I was just thinking about the thief on the cross. He asked Jesus to remember him when he came into his kingdom. Jesus told him he’d be with him in paradise that day. Obviously Jesus wasn’t going to take him into his kingdom at the Second Coming way in the future. It was there and then. He went to it after the cross. I say, all those wonderful promises that we heard in that passage from Zephaniah, they’re here now, not way off into the future.

If we look at the next slide, you could say, “Why is the Second Coming not happening now if it’s all so wonderful?” There is a view today that God’s not very active in the world. The atheistic view is that there isn’t even a God at all and we can explain everything with science and there’s no great mystery left. I think there can be a tendency, even among Christians, to think that we have to wait until the Second Coming before God judges the world and puts everything right. I heard a sermon at my son’s, David’s, Church a few weeks ago, which is very interesting.

The preacher spoke on a passage in 2 Thessalonians, and that’s the one I’ve put up there. You see what it says, “The day will not come” – That’s talking about the Second Coming – “until the rebellion occurs and the man of lawlessness is revealed.” Then, he goes on to say, “For the secret power of lawlessness is already at work in the world, but the one who holds it back will continue to do so until he is taken out of the way.”

Now, again, that’s one of these things that we don’t understand fully, but we can get the message. Paul’s saying that things will be bad, but they’re going to get even worse when the one who’s holding it back steps out of the way. Now, we don’t know who the one is, whether it’s the church, Jesus, angels, goodness knows, or, some human person. We don’t know, but we know it’s happening.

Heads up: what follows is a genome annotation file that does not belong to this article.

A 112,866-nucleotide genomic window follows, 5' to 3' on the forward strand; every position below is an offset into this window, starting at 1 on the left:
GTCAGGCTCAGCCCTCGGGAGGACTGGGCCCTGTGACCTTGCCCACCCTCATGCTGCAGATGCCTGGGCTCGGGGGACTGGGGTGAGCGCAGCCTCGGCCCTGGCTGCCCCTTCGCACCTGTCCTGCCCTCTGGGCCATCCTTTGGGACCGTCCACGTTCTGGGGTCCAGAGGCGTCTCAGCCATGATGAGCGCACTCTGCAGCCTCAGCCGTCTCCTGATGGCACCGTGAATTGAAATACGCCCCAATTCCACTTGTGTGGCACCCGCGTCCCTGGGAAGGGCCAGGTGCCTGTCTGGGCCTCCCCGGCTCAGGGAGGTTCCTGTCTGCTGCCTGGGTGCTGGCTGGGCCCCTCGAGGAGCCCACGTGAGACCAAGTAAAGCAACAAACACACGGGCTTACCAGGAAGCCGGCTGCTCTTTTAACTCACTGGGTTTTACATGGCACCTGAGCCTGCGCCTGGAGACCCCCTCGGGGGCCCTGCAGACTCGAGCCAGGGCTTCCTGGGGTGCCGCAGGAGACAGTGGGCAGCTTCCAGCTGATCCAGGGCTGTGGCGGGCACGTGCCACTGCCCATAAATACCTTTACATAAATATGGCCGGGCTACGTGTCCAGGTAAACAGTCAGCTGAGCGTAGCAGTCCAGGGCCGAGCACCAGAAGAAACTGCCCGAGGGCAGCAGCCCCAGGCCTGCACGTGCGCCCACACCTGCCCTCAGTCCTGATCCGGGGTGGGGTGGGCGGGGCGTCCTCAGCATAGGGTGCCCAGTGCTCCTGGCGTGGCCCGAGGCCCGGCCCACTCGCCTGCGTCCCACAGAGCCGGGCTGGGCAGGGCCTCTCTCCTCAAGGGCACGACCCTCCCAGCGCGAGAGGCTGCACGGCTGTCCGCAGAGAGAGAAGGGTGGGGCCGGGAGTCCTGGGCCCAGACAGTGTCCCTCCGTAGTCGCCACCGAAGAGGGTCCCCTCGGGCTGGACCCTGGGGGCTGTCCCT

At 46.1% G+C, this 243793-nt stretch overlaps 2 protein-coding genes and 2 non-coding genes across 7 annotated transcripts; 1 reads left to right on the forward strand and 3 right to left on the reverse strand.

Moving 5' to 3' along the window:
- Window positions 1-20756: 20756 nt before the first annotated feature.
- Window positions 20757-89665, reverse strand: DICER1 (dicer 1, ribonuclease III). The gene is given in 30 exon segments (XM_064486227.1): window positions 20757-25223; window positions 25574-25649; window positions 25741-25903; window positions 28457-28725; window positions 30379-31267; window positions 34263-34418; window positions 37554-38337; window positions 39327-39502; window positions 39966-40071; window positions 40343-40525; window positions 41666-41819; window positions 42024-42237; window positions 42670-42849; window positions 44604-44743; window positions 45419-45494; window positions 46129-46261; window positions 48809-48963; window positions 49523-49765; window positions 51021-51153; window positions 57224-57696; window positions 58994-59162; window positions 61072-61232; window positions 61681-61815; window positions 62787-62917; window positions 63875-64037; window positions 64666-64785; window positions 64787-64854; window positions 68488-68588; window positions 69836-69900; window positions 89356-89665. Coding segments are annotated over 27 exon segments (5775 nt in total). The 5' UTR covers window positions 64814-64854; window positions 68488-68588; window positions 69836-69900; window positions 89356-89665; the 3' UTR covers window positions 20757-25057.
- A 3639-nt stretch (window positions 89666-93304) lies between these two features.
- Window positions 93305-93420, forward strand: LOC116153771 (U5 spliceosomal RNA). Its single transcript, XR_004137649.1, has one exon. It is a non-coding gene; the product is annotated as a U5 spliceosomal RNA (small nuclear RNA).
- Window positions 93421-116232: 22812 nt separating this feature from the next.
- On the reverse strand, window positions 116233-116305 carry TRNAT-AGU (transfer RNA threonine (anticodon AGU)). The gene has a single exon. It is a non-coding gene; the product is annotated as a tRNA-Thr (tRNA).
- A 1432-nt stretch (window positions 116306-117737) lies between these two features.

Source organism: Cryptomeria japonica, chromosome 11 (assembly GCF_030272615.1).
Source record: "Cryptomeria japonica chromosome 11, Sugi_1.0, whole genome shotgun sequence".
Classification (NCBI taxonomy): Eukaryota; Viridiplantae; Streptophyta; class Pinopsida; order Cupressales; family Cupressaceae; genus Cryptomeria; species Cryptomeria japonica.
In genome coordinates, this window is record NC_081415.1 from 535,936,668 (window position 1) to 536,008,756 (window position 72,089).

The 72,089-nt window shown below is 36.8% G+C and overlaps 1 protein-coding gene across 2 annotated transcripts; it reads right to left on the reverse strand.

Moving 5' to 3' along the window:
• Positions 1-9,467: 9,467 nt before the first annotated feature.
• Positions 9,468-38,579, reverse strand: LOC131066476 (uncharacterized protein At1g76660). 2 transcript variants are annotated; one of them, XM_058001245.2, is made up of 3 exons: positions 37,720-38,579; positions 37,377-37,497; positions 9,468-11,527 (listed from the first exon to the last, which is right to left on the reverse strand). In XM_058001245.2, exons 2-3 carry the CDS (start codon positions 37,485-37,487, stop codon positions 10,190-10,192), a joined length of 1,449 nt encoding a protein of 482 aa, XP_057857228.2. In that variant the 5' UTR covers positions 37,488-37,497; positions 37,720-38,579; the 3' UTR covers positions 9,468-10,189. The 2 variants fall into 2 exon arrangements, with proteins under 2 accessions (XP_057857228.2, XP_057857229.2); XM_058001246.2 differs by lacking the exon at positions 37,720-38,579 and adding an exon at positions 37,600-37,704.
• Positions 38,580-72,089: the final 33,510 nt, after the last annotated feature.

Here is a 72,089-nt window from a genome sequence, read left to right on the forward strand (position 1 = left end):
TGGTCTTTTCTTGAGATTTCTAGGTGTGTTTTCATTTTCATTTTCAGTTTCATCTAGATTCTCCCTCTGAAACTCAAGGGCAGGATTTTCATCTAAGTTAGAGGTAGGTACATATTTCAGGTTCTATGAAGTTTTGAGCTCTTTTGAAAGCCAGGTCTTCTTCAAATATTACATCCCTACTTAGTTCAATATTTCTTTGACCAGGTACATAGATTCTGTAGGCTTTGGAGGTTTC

God is obviously very active in holding evil back in the world. God’s also active in enriching our lives and blessing our actions when we work for him. There’d be no point in praying otherwise with this. I’m just saying God is active, but there’s these two forces, both there. And then you say, ”Why doesn’t Jesus come back and put a stop to it all, now?“

The kingdom is still growing in the world as it is, and it’s not ready for harvest yet. Remember the tares and the wheat. Good and evil are not sufficiently separated and God wants the biggest crop he can get. We’re too closely involved in the world, probably, to see the whole picture. There may be a lot of evil in the world, and a lot we’d like to stop, but there’s also a lot of good in the world.

I’ve never heard anybody praying, any of us anyway, praying, “Oh, how long, O Lord? Put a stop to it.” I mean, asking Jesus to come back now. I think we’re happy with the present situation. Also, of course, there are many new people being born everyday whom the gospel can be preached. God wants the maximum number in heaven. Now, I have been criticised sometimes for saying how church attendances are falling in this country and the future of worshipping congregations doesn’t look very rosy.

I’m not saying that God has given up on the kingdom and the kingdom is shrinking. It’s just that we may have to adapt to doing things in a different way. Or if not us, at least our children will. I read recently in the latest magazine from Scripture Union, they recognize this, and that many young people can no longer get to church on a Sunday morning. There are far too many other competing activities. The National Director of the Scripture Union has just stepped down. He has been replaced by somebody else.

He wants to start helping churches create new paradigms for church for the next generation. Of course, that’s what Martyn Payne does too. I was going to say, if we’d have the next slide, we can see that happening here, with all our much wider number of activities we’ve got for fellowship. We’ve got a wider fellowship. Sunday sandwiches, even today, Thursday coffee, Friday break, Friendship Group, etcetera, and probably others I’ve forgotten to mention. The kingdom’s being built, I think, very much with events like that.